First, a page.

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Oracle® Fusion Middleware System Administrator's Guide for Oracle Business Intelligence Enterprise Edition
11g Release 1 (11.1.1)

Part Number E10541-05
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9 Managing Usage Tracking

This chapter describes how to manage usage tracking for Oracle Business Intelligence. The Oracle BI Server supports the collection of usage tracking data. When usage tracking is enabled, the Oracle BI Server collects usage tracking data for each query and writes statistics to a usage tracking log file or inserts them directly to a database table. It is strongly recommended that you use direct insertion instead of writing to a log file.

If you are upgrading from previous versions of Usage Tracking, then see the usage tracking topics in Oracle Fusion Middleware Installation Guide for Oracle Business Intelligence.

Note:

The Oracle BI Summary Advisor feature works in conjunction with the usage tracking feature. Summary Advisor only works with direct insertion usage tracking.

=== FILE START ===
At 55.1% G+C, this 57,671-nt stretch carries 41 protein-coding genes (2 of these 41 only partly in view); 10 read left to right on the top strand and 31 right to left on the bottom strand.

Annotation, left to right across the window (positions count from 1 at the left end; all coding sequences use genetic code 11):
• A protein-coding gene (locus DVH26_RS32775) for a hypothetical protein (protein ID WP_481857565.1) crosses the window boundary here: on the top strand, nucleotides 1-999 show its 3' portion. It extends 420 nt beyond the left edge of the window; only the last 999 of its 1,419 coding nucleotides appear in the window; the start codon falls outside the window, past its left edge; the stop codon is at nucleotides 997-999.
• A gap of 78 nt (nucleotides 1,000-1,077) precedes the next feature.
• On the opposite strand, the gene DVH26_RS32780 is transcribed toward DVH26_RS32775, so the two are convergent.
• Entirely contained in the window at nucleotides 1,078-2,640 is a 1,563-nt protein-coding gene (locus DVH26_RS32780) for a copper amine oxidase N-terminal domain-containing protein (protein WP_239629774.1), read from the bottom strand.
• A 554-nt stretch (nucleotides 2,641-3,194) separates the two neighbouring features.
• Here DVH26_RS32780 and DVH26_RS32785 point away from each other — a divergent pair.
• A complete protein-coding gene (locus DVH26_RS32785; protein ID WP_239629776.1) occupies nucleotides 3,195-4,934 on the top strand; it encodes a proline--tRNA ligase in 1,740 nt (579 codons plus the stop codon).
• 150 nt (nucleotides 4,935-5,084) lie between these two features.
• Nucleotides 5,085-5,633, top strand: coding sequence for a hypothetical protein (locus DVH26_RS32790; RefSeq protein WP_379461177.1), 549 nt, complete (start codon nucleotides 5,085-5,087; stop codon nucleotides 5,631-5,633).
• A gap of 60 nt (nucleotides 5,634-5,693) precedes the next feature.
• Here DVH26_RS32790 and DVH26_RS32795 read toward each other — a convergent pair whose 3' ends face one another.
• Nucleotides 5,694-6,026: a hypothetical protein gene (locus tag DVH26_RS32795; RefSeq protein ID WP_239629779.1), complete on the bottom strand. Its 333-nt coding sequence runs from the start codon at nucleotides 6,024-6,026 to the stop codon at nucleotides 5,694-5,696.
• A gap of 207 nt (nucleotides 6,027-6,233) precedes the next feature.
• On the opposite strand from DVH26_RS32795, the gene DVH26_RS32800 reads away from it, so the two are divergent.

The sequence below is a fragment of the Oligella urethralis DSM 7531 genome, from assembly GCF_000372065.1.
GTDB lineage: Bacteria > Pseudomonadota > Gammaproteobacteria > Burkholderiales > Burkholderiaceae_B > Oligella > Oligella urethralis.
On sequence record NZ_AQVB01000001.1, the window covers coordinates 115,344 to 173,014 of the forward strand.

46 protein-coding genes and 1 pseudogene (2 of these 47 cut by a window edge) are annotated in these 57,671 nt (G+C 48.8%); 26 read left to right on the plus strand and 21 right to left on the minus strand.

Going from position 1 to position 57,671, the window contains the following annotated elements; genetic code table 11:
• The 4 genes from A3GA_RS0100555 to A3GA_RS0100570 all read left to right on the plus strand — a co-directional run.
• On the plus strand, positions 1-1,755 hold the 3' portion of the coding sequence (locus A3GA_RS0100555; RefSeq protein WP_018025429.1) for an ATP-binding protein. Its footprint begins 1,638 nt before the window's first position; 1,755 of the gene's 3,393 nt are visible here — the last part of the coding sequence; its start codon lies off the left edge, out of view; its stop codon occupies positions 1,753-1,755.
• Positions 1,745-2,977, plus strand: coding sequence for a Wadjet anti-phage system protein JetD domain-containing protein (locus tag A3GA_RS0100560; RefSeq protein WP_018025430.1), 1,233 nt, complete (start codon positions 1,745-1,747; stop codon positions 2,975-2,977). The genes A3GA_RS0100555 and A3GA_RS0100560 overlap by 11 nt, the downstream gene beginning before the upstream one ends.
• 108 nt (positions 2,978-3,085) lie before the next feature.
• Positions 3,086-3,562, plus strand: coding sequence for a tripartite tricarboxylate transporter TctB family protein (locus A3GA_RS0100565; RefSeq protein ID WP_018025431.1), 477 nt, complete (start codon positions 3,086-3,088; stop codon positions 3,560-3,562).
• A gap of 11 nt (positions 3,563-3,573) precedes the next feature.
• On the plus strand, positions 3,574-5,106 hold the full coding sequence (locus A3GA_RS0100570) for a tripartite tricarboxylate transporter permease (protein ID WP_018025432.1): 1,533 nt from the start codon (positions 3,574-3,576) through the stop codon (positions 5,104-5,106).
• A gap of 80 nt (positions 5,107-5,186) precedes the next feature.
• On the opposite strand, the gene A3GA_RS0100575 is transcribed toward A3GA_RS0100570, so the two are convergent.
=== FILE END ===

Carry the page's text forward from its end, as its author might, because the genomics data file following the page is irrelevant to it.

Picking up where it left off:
Oracle BI Summary Advisor is only available when you are running Oracle Business Intelligence on the Oracle Exalytics Machine. See "Using Oracle BI Summary Advisor to Identify Query Candidates for Aggregation" in Oracle Fusion Middleware Metadata Repository Builder's Guide for Oracle Business Intelligence Enterprise Edition for more information about the Summary Advisor feature.

This chapter includes the following sections:

9.1 About Usage Tracking

The Oracle BI Server supports the accumulation of c. The BI Server tracks usage at the detailed query level.

When you enable usage tracking, statistics for every query are inserted into a database table or are written to a usage tracking log file. If you use direct insertion, then the BI Server directly inserts the usage tracking data into a relational database table. It is recommended that you use direct insertion to write statistics to a database table.

When the BI Server starts, it validates the column names in the metadata against the list of valid columns in the usage tracking table. The following events occur:

Note:

A sample usage tracking implementation is provided with the Oracle Business Intelligence installation at:

ORACLE_INSTANCE\bifoundation\OracleBIServerComponent\coreapplication_obisn\sample\usagetracking

9.2 Setting Up Direct Insertion to Collect Information for Usage Tracking

Direct insertion is the recommended method for setting up usage tracking. This section describes how to set up direct insertion, and contains the following topics:

9.2.1 Setting Up the Usage Tracking Statistics Database

Before you can use direct insertion usage tracking, you must set up a database to store the usage tracking statistics. You must run the Repository Creation Utility (RCU) on the target database to create the required statistics schema.